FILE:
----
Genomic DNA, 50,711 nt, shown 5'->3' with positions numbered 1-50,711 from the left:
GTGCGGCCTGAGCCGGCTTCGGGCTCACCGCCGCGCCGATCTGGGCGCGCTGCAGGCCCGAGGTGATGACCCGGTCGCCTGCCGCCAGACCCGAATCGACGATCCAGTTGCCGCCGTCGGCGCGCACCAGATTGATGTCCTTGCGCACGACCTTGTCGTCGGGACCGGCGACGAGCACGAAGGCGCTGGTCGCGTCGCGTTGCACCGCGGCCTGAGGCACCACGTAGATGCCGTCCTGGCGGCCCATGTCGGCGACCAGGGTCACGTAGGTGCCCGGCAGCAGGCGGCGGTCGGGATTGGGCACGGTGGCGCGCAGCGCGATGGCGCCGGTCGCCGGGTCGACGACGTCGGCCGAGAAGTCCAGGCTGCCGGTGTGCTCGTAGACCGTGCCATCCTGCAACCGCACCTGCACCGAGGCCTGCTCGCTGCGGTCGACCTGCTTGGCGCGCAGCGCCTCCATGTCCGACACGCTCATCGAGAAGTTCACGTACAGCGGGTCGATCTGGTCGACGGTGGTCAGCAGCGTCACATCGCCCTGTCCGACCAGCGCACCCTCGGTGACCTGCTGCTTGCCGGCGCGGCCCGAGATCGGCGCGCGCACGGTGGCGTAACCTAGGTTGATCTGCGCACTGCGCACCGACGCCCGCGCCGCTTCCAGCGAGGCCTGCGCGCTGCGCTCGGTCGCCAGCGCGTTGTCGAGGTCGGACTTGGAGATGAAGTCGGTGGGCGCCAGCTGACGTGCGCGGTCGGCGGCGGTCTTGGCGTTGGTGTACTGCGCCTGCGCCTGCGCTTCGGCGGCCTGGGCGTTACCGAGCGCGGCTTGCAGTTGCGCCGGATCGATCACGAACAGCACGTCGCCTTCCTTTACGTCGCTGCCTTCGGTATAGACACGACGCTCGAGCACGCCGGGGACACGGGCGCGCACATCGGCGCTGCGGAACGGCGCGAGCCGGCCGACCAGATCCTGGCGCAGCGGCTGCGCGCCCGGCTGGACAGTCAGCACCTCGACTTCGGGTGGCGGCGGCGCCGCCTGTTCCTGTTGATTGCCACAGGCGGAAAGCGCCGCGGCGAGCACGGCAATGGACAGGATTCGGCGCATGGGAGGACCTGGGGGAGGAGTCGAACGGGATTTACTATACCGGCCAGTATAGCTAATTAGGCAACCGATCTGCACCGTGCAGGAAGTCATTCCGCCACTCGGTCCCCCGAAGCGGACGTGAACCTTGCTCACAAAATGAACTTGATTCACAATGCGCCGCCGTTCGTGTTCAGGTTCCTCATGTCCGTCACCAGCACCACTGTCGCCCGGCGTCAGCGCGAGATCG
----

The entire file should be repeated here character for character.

Genomic DNA, 50,711 nt, shown 5'->3' with positions numbered 1-50,711 from the left:
GTGCGGCCTGAGCCGGCTTCGGGCTCACCGCCGCGCCGATCTGGGCGCGCTGCAGGCCCGAGGTGATGACCCGGTCGCCTGCCGCCAGACCCGAATCGACGATCCAGTTGCCGCCGTCGGCGCGCACCAGATTGATGTCCTTGCGCACGACCTTGTCGTCGGGACCGGCGACGAGCACGAAGGCGCTGGTCGCGTCGCGTTGCACCGCGGCCTGAGGCACCACGTAGATGCCGTCCTGGCGGCCCATGTCGGCGACCAGGGTCACGTAGGTGCCCGGCAGCAGGCGGCGGTCGGGATTGGGCACGGTGGCGCGCAGCGCGATGGCGCCGGTCGCCGGGTCGACGACGTCGGCCGAGAAGTCCAGGCTGCCGGTGTGCTCGTAGACCGTGCCATCCTGCAACCGCACCTGCACCGAGGCCTGCTCGCTGCGGTCGACCTGCTTGGCGCGCAGCGCCTCCATGTCCGACACGCTCATCGAGAAGTTCACGTACAGCGGGTCGATCTGGTCGACGGTGGTCAGCAGCGTCACATCGCCCTGTCCGACCAGCGCACCCTCGGTGACCTGCTGCTTGCCGGCGCGGCCCGAGATCGGCGCGCGCACGGTGGCGTAACCTAGGTTGATCTGCGCACTGCGCACCGACGCCCGCGCCGCTTCCAGCGAGGCCTGCGCGCTGCGCTCGGTCGCCAGCGCGTTGTCGAGGTCGGACTTGGAGATGAAGTCGGTGGGCGCCAGCTGACGTGCGCGGTCGGCGGCGGTCTTGGCGTTGGTGTACTGCGCCTGCGCCTGCGCTTCGGCGGCCTGGGCGTTACCGAGCGCGGCTTGCAGTTGCGCCGGATCGATCACGAACAGCACGTCGCCTTCCTTTACGTCGCTGCCTTCGGTATAGACACGACGCTCGAGCACGCCGGGGACACGGGCGCGCACATCGGCGCTGCGGAACGGCGCGAGCCGGCCGACCAGATCCTGGCGCAGCGGCTGCGCGCCCGGCTGGACAGTCAGCACCTCGACTTCGGGTGGCGGCGGCGCCGCCTGTTCCTGTTGATTGCCACAGGCGGAAAGCGCCGCGGCGAGCACGGCAATGGACAGGATTCGGCGCATGGGAGGACCTGGGGGAGGAGTCGAACGGGATTTACTATACCGGCCAGTATAGCTAATTAGGCAACCGATCTGCACCGTGCAGGAAGTCATTCCGCCACTCGGTCCCCCGAAGCGGACGTGAACCTTGCTCACAAAATGAACTTGATTCACAATGCGCCGCCGTTCGTGTTCAGGTTCCTCATGTCCGTCACCAGCACCACTGTCGCCCGGCGTCAGCGCGAGATCG